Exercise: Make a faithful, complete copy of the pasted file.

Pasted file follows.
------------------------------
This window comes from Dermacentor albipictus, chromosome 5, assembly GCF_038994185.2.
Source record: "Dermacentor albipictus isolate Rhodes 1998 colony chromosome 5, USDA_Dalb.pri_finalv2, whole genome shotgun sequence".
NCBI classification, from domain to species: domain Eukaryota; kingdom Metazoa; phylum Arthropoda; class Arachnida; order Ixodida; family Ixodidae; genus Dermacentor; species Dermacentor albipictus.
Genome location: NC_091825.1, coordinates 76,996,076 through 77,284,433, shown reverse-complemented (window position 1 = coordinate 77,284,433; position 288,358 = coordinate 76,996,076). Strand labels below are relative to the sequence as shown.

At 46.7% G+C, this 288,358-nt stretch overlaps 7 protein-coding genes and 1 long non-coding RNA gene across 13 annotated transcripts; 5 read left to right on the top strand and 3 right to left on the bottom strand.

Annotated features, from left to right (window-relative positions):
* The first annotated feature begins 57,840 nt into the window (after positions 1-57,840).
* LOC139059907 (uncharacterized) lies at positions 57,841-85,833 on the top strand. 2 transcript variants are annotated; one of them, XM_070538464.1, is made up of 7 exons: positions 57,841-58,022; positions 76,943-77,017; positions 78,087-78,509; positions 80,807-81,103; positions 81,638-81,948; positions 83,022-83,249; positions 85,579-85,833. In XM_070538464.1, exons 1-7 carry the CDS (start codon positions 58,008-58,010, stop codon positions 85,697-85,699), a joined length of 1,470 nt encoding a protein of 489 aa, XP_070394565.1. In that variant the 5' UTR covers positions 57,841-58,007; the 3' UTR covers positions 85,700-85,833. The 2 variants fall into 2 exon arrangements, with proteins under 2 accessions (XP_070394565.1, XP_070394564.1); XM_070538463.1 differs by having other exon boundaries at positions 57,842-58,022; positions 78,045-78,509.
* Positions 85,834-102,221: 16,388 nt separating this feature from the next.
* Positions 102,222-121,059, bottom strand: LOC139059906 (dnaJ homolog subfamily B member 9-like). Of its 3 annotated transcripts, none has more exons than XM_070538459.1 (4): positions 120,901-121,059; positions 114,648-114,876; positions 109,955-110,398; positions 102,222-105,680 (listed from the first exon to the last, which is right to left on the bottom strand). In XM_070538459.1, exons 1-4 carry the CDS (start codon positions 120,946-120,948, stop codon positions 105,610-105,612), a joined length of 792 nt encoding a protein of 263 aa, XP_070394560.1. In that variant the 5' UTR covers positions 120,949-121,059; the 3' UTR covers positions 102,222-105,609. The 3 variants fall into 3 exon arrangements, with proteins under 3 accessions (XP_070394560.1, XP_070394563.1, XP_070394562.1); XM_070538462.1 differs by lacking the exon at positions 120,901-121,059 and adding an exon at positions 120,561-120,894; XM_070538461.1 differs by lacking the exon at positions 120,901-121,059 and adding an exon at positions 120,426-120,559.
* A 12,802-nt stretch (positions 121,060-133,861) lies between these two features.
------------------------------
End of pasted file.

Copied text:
This window comes from Dermacentor albipictus, chromosome 5, assembly GCF_038994185.2.
Source record: "Dermacentor albipictus isolate Rhodes 1998 colony chromosome 5, USDA_Dalb.pri_finalv2, whole genome shotgun sequence".
NCBI classification, from domain to species: domain Eukaryota; kingdom Metazoa; phylum Arthropoda; class Arachnida; order Ixodida; family Ixodidae; genus Dermacentor; species Dermacentor albipictus.
Genome location: NC_091825.1, coordinates 76,996,076 through 77,284,433, shown reverse-complemented (window position 1 = coordinate 77,284,433; position 288,358 = coordinate 76,996,076). Strand labels below are relative to the sequence as shown.

At 46.7% G+C, this 288,358-nt stretch overlaps 7 protein-coding genes and 1 long non-coding RNA gene across 13 annotated transcripts; 5 read left to right on the top strand and 3 right to left on the bottom strand.

Annotated features, from left to right (window-relative positions):
* The first annotated feature begins 57,840 nt into the window (after positions 1-57,840).
* LOC139059907 (uncharacterized) lies at positions 57,841-85,833 on the top strand. 2 transcript variants are annotated; one of them, XM_070538464.1, is made up of 7 exons: positions 57,841-58,022; positions 76,943-77,017; positions 78,087-78,509; positions 80,807-81,103; positions 81,638-81,948; positions 83,022-83,249; positions 85,579-85,833. In XM_070538464.1, exons 1-7 carry the CDS (start codon positions 58,008-58,010, stop codon positions 85,697-85,699), a joined length of 1,470 nt encoding a protein of 489 aa, XP_070394565.1. In that variant the 5' UTR covers positions 57,841-58,007; the 3' UTR covers positions 85,700-85,833. The 2 variants fall into 2 exon arrangements, with proteins under 2 accessions (XP_070394565.1, XP_070394564.1); XM_070538463.1 differs by having other exon boundaries at positions 57,842-58,022; positions 78,045-78,509.
* Positions 85,834-102,221: 16,388 nt separating this feature from the next.
* Positions 102,222-121,059, bottom strand: LOC139059906 (dnaJ homolog subfamily B member 9-like). Of its 3 annotated transcripts, none has more exons than XM_070538459.1 (4): positions 120,901-121,059; positions 114,648-114,876; positions 109,955-110,398; positions 102,222-105,680 (listed from the first exon to the last, which is right to left on the bottom strand). In XM_070538459.1, exons 1-4 carry the CDS (start codon positions 120,946-120,948, stop codon positions 105,610-105,612), a joined length of 792 nt encoding a protein of 263 aa, XP_070394560.1. In that variant the 5' UTR covers positions 120,949-121,059; the 3' UTR covers positions 102,222-105,609. The 3 variants fall into 3 exon arrangements, with proteins under 3 accessions (XP_070394560.1, XP_070394563.1, XP_070394562.1); XM_070538462.1 differs by lacking the exon at positions 120,901-121,059 and adding an exon at positions 120,561-120,894; XM_070538461.1 differs by lacking the exon at positions 120,901-121,059 and adding an exon at positions 120,426-120,559.
* A 12,802-nt stretch (positions 121,060-133,861) lies between these two features.